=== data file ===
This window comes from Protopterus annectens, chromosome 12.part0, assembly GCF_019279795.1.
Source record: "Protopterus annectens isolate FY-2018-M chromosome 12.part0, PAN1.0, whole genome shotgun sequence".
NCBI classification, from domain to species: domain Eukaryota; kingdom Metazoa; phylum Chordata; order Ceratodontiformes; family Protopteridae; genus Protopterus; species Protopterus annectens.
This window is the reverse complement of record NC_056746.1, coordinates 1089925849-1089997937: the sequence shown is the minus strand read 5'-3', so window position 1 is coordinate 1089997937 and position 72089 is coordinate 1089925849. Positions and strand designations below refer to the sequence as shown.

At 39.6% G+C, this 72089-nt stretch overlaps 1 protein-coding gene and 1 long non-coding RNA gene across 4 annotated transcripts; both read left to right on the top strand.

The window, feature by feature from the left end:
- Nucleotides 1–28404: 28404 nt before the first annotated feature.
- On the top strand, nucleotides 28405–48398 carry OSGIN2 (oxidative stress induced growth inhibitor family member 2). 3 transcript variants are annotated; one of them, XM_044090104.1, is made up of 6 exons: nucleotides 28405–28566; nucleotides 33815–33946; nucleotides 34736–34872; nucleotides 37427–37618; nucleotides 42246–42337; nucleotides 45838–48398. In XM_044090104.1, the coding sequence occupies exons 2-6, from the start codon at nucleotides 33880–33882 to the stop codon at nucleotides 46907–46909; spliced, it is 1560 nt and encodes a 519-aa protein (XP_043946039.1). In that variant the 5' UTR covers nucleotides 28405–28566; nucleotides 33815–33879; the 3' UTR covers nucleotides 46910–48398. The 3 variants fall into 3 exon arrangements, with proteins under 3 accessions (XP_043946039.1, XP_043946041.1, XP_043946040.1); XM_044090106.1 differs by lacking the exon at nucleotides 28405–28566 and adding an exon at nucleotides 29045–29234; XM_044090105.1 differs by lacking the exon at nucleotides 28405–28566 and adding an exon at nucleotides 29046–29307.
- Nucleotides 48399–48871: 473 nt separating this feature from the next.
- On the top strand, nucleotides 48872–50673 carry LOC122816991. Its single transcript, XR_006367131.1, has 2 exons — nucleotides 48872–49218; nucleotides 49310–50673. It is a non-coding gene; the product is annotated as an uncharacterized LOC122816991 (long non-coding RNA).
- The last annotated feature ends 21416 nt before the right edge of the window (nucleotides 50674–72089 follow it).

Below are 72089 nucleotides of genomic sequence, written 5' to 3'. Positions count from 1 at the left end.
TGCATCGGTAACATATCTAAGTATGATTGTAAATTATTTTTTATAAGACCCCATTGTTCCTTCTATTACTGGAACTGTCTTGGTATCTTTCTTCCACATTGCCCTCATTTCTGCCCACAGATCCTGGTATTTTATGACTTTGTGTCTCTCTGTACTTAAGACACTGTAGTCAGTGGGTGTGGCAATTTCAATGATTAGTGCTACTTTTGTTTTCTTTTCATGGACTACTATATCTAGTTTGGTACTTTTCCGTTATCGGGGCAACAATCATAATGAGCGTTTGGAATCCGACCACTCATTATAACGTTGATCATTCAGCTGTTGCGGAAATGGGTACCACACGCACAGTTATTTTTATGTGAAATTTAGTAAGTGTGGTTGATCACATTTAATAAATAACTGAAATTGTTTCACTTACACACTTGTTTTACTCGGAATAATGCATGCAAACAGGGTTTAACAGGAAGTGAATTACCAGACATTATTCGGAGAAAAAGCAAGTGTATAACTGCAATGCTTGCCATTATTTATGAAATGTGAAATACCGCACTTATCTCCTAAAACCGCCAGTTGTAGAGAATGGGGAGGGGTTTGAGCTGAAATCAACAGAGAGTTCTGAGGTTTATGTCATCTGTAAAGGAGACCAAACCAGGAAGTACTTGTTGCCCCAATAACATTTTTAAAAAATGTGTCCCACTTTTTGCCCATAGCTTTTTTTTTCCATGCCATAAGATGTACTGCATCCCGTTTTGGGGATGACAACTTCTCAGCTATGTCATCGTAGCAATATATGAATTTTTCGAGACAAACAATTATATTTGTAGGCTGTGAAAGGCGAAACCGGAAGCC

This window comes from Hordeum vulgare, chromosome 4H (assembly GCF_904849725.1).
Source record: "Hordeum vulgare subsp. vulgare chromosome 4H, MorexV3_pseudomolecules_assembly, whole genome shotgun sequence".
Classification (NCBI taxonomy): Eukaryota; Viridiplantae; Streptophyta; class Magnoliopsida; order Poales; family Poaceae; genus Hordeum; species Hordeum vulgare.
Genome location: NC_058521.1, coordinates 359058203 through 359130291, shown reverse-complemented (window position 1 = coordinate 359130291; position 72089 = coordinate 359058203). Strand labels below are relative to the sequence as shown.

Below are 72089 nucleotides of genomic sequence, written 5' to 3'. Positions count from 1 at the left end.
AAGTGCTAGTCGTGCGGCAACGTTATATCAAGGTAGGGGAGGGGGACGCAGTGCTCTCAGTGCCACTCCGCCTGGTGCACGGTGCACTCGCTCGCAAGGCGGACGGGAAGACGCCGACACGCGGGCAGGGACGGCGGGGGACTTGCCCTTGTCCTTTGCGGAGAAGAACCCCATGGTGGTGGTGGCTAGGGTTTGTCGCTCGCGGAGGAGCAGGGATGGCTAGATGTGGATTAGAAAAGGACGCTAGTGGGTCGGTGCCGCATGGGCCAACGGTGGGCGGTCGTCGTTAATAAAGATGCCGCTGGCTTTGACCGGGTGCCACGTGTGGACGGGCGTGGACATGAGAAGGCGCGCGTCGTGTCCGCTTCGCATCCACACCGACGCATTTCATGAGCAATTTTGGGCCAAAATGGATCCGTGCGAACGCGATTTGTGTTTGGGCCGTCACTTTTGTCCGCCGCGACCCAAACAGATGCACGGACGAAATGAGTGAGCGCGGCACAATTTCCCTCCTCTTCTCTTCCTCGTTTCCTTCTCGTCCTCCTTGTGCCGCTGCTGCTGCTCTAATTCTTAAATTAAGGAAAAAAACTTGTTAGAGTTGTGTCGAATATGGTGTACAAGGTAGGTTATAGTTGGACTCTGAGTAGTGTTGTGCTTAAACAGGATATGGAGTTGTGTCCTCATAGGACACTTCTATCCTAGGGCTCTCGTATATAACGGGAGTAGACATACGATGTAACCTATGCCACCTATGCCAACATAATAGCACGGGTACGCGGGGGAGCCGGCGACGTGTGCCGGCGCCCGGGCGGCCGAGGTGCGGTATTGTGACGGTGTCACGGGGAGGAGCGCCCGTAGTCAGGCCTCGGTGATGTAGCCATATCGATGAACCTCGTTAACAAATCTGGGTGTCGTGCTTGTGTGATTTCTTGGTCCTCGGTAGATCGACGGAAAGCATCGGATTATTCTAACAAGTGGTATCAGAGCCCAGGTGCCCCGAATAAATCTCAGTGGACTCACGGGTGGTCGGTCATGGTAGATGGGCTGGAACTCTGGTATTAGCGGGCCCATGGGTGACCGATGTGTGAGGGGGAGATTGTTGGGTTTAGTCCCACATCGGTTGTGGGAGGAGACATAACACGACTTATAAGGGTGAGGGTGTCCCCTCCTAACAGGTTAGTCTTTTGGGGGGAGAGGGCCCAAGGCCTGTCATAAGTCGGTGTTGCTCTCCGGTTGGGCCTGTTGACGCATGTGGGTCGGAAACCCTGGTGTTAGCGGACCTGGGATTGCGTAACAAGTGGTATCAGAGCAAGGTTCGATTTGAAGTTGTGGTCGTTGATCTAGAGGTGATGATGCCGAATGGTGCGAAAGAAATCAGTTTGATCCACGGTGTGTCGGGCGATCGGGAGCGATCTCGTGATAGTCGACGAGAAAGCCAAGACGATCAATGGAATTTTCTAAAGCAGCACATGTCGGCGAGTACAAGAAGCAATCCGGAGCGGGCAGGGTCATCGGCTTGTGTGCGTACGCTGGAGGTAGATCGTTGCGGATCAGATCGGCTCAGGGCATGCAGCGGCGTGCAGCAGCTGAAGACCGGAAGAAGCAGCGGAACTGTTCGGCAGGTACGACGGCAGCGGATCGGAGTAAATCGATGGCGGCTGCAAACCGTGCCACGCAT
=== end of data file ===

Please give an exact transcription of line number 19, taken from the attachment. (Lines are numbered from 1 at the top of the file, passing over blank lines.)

AAGTGCTAGTCGTGCGGCAACGTTATATCAAGGTAGGGGAGGGGGACGCAGTGCTCTCAGTGCCACTCCGCCTGGTGCACGGTGCACTCGCTCGCAAGGCGGACGGGAAGACGCCGACACGCGGGCAGGGACGGCGGGGGACTTGCCCTTGTCCTTTGCGGAGAAGAACCCCATGGTGGTGGTGGCTAGGGTTTGTCGCTCGCGGAGGAGCAGGGATGGCTAGATGTGGATTAGAAAAGGACGCTAGTGGGTCGGTGCCGCATGGGCCAACGGTGGGCGGTCGTCGTTAATAAAGATGCCGCTGGCTTTGACCGGGTGCCACGTGTGGACGGGCGTGGACATGAGAAGGCGCGCGTCGTGTCCGCTTCGCATCCACACCGACGCATTTCATGAGCAATTTTGGGCCAAAATGGATCCGTGCGAACGCGATTTGTGTTTGGGCCGTCACTTTTGTCCGCCGCGACCCAAACAGATGCACGGACGAAATGAGTGAGCGCGGCACAATTTCCCTCCTCTTCTCTTCCTCGTTTCCTTCTCGTCCTCCTTGTGCCGCTGCTGCTGCTCTAATTCTTAAATTAAGGAAAAAAACTTGTTAGAGTTGTGTCGAATATGGTGTACAAGGTAGGTTATAGTTGGACTCTGAGTAGTGTTGTGCTTAAACAGGATATGGAGTTGTGTCCTCATAGGACACTTCTATCCTAGGGCTCTCGTATATAACGGGAGTAGACATACGATGTAACCTATGCCACCTATGCCAACATAATAGCACGGGTACGCGGGGGAGCCGGCGACGTGTGCCGGCGCCCGGGCGGCCGAGGTGCGGTATTGTGACGGTGTCACGGGGAGGAGCGCCCGTAGTCAGGCCTCGGTGATGTAGCCATATCGATGAACCTCGTTAACAAATCTGGGTGTCGTGCTTGTGTGATTTCTTGGTCCTCGGTAGATCGACGGAAAGCATCGGATTATTCTAACAAGTGGTATCAGAGCCCAGGTGCCCCGAATAAATCTCAGTGGACTCACGGGTGGTCGGTCATGGTAGATGGGCTGGAACTCTGGTATTAGCGGGCCCATGGGTGACCGATGTGTGAGGGGGAGATTGTTGGGTTTAGTCCCACATCGGTTGTGGGAGGAGACATAACACGACTTATAAGGGTGAGGGTGTCCCCTCCTAACAGGTTAGTCTTTTGGGGGGAGAGGGCCCAAGGCCTGTCATAAGTCGGTGTTGCTCTCCGGTTGGGCCTGTTGACGCATGTGGGTCGGAAACCCTGGTGTTAGCGGACCTGGGATTGCGTAACAAGTGGTATCAGAGCAAGGTTCGATTTGAAGTTGTGGTCGTTGATCTAGAGGTGATGATGCCGAATGGTGCGAAAGAAATCAGTTTGATCCACGGTGTGTCGGGCGATCGGGAGCGATCTCGTGATAGTCGACGAGAAAGCCAAGACGATCAATGGAATTTTCTAAAGCAGCACATGTCGGCGAGTACAAGAAGCAATCCGGAGCGGGCAGGGTCATCGGCTTGTGTGCGTACGCTGGAGGTAGATCGTTGCGGATCAGATCGGCTCAGGGCATGCAGCGGCGTGCAGCAGCTGAAGACCGGAAGAAGCAGCGGAACTGTTCGGCAGGTACGACGGCAGCGGATCGGAGTAAATCGATGGCGGCTGCAAACCGTGCCACGCAT